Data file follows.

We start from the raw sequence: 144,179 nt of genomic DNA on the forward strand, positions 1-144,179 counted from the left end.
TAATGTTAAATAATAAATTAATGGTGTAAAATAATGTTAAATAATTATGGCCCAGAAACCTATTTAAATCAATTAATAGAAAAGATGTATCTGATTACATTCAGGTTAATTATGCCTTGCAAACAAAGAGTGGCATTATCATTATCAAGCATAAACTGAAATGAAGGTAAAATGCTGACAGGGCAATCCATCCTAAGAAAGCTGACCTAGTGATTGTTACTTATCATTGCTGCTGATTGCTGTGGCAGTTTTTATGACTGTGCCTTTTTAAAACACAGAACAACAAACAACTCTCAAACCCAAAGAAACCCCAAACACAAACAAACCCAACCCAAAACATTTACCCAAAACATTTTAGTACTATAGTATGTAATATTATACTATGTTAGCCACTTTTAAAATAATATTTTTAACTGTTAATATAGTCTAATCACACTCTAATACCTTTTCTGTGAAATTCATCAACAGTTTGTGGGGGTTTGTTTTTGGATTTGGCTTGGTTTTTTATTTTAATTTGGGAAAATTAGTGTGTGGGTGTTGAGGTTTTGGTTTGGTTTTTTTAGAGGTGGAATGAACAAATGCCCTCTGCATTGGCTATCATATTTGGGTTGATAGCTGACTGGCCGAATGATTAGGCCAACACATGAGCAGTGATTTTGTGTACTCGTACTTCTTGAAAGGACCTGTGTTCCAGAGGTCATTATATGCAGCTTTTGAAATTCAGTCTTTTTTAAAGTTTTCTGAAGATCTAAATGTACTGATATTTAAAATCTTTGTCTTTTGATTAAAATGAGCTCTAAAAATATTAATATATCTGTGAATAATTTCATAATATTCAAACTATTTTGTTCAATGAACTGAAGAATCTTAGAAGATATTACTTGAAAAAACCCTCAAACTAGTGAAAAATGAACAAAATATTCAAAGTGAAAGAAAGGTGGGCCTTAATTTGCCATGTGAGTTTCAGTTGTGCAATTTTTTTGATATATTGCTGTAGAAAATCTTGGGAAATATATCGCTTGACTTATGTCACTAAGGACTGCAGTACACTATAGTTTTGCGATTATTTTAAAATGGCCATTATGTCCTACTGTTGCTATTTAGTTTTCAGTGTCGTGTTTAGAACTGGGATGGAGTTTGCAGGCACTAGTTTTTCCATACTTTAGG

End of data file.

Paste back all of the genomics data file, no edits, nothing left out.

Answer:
We start from the raw sequence: 144,179 nt of genomic DNA on the forward strand, positions 1-144,179 counted from the left end.
TAATGTTAAATAATAAATTAATGGTGTAAAATAATGTTAAATAATTATGGCCCAGAAACCTATTTAAATCAATTAATAGAAAAGATGTATCTGATTACATTCAGGTTAATTATGCCTTGCAAACAAAGAGTGGCATTATCATTATCAAGCATAAACTGAAATGAAGGTAAAATGCTGACAGGGCAATCCATCCTAAGAAAGCTGACCTAGTGATTGTTACTTATCATTGCTGCTGATTGCTGTGGCAGTTTTTATGACTGTGCCTTTTTAAAACACAGAACAACAAACAACTCTCAAACCCAAAGAAACCCCAAACACAAACAAACCCAACCCAAAACATTTACCCAAAACATTTTAGTACTATAGTATGTAATATTATACTATGTTAGCCACTTTTAAAATAATATTTTTAACTGTTAATATAGTCTAATCACACTCTAATACCTTTTCTGTGAAATTCATCAACAGTTTGTGGGGGTTTGTTTTTGGATTTGGCTTGGTTTTTTATTTTAATTTGGGAAAATTAGTGTGTGGGTGTTGAGGTTTTGGTTTGGTTTTTTTAGAGGTGGAATGAACAAATGCCCTCTGCATTGGCTATCATATTTGGGTTGATAGCTGACTGGCCGAATGATTAGGCCAACACATGAGCAGTGATTTTGTGTACTCGTACTTCTTGAAAGGACCTGTGTTCCAGAGGTCATTATATGCAGCTTTTGAAATTCAGTCTTTTTTAAAGTTTTCTGAAGATCTAAATGTACTGATATTTAAAATCTTTGTCTTTTGATTAAAATGAGCTCTAAAAATATTAATATATCTGTGAATAATTTCATAATATTCAAACTATTTTGTTCAATGAACTGAAGAATCTTAGAAGATATTACTTGAAAAAACCCTCAAACTAGTGAAAAATGAACAAAATATTCAAAGTGAAAGAAAGGTGGGCCTTAATTTGCCATGTGAGTTTCAGTTGTGCAATTTTTTTGATATATTGCTGTAGAAAATCTTGGGAAATATATCGCTTGACTTATGTCACTAAGGACTGCAGTACACTATAGTTTTGCGATTATTTTAAAATGGCCATTATGTCCTACTGTTGCTATTTAGTTTTCAGTGTCGTGTTTAGAACTGGGATGGAGTTTGCAGGCACTAGTTTTTCCATACTTTAGG